Simulation as an instructional strategy holds great promise for nursing education due to its potential to improve patient outcomes. The use of simulation allows students to develop, practice, and apply knowledge and skills in the context of a simulated clinical scenario. Simulations can be customized to ensure students are exposed to clinical experiences that are difficult to obtain or encounter such as witnessing a live birth or caring for of a patient experiencing an allergic reaction. Research has shown that there are many advantages of using simulation in the field of nursing. The major advantage of use of simulation is that it provides a standardized learning experience without the risk of harming an actual patient. Students have the ability to make mistakes and turn them into learning opportunities. Simulation can be used to enhance communication skills to compensate for nursing student’s lack of opportunities to speak to other members of the health care in the clinical setting. Lastly the use of simulation has proven to increase students’ self-confidence and reduce anxiety during real patient care encounters.

The largest simulation study was conducted by The National Council of State Board of Nursing (2011) which involves comparing nursing students from 10 different schools with varies amounts of simulation. Students were divided into three groups which had various amounts simulation: a control group (10 percent or less of clinical time as simulation), 25 percent simulation group, and a group that had 50 percent simulation as clinical hours.

The results of the study found that students who had 50 percent simulation scored just as well as the other groups on the National nursing license examination. The study found no significant difference between the groups in critical thinking, clinical competency and overall readiness for practice as rated by managers at six weeks, three months and six months after working in a Registered Nursing (RN) position.

Challenges and Limitations

Although there are many advantages of using simulation in nursing education, there are also limitation and challenges. Since simulation is a relative new teaching modality, there are obstacles that schools need to overcome before implementing a simulation program. As with any profession, changing the way we educate students can be fought with challenge from educators who are comfortable with old teaching methods. The cost of the manikins, physical space, supplies, and faculty time can be exorbitant. The use of simulation is only as good as the faculty who use it. Educators new to simulation need to be trained to follow the principles of simulation education. Financial support is also needed from administration to compensate faculty for training, developing scenarios and running simulation sessions. Establishing consistency among instructors teaching simulations can be a major challenge. Unfamiliarity with the simulator and fear of the technology may evoke anxiety in students and faculty. Lastly the HPS are limited in their ability to simulate human interaction, physiological functions, and ability to express human emotions which can affect the realism of the simulation experience.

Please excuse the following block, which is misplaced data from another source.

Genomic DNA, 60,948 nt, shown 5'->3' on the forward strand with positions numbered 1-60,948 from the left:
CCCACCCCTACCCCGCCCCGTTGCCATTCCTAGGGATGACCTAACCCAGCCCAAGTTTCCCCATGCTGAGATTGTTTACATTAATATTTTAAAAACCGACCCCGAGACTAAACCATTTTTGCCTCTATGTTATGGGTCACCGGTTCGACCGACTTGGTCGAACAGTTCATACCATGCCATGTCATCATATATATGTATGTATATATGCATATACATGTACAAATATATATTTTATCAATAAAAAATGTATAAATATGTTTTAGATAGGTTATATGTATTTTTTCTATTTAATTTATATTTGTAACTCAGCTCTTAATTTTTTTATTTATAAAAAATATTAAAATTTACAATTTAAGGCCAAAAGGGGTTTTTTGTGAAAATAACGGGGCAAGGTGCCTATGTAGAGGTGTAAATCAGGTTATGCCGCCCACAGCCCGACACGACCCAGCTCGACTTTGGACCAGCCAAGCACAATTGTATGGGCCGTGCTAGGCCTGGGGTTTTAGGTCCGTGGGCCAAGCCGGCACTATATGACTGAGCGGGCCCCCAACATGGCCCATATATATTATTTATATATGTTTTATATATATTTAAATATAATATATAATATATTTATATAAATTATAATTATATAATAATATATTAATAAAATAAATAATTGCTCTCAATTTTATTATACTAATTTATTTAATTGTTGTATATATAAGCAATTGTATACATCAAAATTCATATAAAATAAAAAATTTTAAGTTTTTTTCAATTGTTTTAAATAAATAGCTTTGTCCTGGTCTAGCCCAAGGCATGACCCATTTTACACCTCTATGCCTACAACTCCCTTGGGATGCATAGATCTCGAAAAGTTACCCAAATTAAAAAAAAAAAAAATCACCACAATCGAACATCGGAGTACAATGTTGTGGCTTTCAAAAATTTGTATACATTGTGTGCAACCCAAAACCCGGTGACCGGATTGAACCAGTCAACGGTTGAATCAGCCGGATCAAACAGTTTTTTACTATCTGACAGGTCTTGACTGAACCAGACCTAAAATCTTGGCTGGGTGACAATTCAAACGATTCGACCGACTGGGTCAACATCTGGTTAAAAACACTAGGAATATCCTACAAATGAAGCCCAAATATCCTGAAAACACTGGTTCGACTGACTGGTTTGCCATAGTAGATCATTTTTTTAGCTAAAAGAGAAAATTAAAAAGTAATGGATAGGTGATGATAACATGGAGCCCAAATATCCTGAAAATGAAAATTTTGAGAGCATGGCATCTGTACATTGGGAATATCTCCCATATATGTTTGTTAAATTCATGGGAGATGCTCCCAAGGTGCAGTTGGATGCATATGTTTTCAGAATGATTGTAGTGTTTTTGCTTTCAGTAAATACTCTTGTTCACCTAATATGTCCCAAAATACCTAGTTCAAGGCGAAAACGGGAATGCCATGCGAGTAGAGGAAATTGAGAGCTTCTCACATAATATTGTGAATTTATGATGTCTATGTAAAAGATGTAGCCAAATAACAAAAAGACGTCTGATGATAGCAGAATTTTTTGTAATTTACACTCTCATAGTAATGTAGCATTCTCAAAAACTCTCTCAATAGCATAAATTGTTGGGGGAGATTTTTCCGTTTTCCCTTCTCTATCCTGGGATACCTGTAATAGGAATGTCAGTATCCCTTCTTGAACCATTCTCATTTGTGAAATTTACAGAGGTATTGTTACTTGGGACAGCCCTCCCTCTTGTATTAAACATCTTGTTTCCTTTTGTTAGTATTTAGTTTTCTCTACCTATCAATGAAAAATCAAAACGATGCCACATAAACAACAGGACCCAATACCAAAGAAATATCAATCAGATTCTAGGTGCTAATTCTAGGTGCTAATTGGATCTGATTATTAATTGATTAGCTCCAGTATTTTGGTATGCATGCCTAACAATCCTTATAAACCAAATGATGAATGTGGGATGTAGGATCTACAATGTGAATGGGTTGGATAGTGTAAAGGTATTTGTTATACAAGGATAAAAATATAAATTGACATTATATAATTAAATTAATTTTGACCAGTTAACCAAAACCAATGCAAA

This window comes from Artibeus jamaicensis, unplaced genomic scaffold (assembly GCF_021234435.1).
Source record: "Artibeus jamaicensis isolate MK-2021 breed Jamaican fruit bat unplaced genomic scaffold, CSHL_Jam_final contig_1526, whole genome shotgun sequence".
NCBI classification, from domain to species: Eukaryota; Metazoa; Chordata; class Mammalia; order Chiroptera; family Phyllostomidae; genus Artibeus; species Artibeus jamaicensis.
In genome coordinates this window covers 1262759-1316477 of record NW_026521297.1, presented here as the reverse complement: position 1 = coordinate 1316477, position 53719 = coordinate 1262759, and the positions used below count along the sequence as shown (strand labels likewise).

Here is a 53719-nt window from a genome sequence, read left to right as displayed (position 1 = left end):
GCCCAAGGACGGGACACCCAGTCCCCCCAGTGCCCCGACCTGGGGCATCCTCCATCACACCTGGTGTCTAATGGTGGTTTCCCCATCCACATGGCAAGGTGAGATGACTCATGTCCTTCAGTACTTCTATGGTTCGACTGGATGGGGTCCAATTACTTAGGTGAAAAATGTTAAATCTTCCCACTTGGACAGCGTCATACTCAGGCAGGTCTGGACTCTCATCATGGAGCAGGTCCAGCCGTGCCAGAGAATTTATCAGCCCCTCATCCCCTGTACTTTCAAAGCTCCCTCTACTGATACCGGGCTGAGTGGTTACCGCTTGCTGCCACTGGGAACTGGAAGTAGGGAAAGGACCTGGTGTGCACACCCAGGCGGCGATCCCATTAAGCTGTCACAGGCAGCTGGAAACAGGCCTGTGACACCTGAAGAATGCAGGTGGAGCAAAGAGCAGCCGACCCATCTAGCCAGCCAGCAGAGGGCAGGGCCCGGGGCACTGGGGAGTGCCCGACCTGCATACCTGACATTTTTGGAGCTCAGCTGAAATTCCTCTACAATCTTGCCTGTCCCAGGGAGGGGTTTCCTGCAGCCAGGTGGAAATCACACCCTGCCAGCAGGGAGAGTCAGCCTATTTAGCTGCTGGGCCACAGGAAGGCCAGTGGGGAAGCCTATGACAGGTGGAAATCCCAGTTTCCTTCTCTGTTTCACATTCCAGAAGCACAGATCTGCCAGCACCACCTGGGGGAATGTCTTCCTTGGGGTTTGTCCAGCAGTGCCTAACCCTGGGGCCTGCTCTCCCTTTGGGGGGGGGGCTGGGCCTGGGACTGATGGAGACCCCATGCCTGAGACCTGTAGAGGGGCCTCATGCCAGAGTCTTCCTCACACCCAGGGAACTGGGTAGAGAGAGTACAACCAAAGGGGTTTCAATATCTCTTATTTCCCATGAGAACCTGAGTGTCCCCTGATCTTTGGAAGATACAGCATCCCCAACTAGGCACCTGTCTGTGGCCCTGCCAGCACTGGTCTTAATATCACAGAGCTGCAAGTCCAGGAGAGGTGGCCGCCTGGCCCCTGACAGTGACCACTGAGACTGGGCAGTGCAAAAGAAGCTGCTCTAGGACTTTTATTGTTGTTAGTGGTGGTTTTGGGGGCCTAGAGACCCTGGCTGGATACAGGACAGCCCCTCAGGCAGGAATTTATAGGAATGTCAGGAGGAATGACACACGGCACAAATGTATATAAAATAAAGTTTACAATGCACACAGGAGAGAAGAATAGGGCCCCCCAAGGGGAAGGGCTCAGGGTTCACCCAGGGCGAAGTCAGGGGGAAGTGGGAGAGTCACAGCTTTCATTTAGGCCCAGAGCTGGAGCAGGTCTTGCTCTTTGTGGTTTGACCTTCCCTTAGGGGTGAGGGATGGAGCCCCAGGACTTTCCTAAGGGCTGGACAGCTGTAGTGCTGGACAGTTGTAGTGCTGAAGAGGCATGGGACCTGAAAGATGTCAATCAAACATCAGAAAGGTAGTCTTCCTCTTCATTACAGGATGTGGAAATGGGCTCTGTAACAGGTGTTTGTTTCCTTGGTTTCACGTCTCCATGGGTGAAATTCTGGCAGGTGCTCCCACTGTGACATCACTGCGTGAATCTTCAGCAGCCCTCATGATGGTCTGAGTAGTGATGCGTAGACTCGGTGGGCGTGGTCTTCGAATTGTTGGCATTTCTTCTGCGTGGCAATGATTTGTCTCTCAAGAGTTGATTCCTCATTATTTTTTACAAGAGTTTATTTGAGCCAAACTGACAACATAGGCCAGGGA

Conclusion

Simulation is an innovative teaching/learning method that allows students the opportunity to incorporate knowledge, psychomotor skills, evidence-based practice and critical thinking in caring for a simulated patient. More studies are needed to examine the best ways to effectively implement simulation as a teaching strategy. The ultimate goal is to determine if simulation translates into improved patient care and patient safety which would substantiate the cost of implementing a simulation program.